A homemade wooden cross on the grave of a young Guernseyman has been returned after a dispute between his family and cemetery officials.
The parents of Jean-Pierre 'J-P' Le Bachelet, who took his own life two years ago, said they had been unable to source a suitable headstone.
Cemetery officials sparked a public row when they removed the cross.
Mandy Le Bachelet said she was "absolutely delighted... but angry it had happened in the first place".
Under the rules of the cemetery wooden crosses must be replaced by a headstone six months after burial.
Mrs Le Bachelet said she had encountered problems getting the memorial the family wanted for her son.
Pierre de Garis, a Vale douzenier, said they had great sympathy for the family and "the Vale Committee had bent over backwards" to help.
He said there was good reason behind the rules: "First of all it's a mistake to put in anything permanent too early, the ground has to settle, and secondly when these temporary markers were allowed to stay on regrettably sometimes they would be abandoned... so it would get messy.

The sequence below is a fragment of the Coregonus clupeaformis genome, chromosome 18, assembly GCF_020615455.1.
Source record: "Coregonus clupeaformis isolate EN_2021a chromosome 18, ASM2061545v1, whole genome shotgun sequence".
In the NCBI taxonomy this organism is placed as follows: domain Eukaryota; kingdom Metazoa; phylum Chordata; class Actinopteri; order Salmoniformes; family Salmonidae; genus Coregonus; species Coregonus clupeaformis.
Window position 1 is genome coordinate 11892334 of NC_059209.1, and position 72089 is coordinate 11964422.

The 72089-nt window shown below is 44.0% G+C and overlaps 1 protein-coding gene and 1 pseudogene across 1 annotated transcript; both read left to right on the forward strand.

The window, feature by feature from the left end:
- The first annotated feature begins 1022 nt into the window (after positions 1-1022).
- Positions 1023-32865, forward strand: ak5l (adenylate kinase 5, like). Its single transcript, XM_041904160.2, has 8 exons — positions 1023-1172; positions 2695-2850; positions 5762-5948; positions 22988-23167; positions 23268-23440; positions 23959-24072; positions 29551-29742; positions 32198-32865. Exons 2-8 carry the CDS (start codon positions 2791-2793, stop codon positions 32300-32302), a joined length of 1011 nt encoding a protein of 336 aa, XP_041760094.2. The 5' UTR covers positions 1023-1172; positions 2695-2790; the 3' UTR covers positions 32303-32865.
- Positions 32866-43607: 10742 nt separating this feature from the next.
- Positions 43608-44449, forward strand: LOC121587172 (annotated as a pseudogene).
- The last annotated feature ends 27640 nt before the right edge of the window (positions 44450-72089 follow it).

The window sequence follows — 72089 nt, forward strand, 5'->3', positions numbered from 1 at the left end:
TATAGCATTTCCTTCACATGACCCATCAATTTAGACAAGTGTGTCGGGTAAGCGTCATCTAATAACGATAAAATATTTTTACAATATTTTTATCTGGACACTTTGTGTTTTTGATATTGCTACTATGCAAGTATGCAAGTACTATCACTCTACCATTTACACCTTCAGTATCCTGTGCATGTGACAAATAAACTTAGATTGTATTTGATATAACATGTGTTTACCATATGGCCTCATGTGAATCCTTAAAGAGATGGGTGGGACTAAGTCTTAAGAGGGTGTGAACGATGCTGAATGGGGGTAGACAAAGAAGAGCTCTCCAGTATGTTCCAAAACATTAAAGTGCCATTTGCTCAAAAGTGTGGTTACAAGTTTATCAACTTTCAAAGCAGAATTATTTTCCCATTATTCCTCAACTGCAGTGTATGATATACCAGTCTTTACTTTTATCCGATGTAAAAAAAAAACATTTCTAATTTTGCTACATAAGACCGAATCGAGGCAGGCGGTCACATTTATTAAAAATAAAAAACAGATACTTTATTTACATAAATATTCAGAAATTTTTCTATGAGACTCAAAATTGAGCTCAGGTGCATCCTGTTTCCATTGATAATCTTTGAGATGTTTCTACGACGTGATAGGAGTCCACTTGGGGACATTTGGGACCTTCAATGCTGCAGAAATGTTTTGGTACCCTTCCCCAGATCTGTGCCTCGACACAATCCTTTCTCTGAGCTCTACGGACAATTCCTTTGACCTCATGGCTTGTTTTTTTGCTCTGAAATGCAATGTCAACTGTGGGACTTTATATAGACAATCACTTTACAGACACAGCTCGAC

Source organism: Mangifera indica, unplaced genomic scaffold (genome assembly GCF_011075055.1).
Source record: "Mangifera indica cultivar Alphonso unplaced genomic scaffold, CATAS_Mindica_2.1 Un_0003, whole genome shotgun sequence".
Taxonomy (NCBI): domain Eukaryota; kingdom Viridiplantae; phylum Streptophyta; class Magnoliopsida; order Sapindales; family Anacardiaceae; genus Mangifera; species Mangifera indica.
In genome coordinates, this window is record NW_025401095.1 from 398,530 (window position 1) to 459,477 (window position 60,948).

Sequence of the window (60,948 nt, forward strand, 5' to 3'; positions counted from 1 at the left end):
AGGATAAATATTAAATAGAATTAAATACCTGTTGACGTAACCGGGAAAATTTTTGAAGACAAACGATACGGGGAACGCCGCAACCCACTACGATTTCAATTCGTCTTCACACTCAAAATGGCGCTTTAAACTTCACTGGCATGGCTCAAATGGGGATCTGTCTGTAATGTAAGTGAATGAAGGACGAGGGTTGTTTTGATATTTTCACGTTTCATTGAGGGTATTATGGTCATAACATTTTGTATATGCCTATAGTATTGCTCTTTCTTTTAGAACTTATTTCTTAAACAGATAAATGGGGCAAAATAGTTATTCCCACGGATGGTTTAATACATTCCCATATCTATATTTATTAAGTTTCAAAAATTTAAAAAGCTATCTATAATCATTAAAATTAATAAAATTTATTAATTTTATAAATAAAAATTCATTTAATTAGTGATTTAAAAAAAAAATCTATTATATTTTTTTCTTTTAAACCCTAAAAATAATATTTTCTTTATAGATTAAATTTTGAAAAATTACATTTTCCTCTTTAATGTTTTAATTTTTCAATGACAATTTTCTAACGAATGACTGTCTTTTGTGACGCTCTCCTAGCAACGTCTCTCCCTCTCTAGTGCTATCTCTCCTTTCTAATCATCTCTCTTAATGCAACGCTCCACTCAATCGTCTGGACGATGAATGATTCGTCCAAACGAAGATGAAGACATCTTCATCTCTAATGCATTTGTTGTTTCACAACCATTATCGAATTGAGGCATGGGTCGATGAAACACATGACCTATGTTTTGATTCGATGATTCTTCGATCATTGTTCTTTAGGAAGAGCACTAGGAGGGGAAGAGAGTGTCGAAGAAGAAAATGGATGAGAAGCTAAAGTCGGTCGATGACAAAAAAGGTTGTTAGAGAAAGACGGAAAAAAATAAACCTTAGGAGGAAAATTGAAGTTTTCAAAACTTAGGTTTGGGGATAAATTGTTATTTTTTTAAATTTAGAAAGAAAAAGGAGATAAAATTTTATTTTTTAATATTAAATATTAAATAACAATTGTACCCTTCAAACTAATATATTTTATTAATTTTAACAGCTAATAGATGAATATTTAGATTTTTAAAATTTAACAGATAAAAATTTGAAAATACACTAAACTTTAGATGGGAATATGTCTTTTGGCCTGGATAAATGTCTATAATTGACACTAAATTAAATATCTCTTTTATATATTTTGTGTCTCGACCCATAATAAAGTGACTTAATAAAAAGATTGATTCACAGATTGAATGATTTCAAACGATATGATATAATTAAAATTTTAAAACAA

"This rule is not unique, it's fairly standard in other cemeteries in the island."
"You're allowed six months and this has been going on for more than two years, this is not a jobsworth and their rulebook."
J-P Le Bachelet was 14 years old when he died in the intensive care unit at the Princess Elizabeth Hospital following an incident at Rousse on 18 June 2008.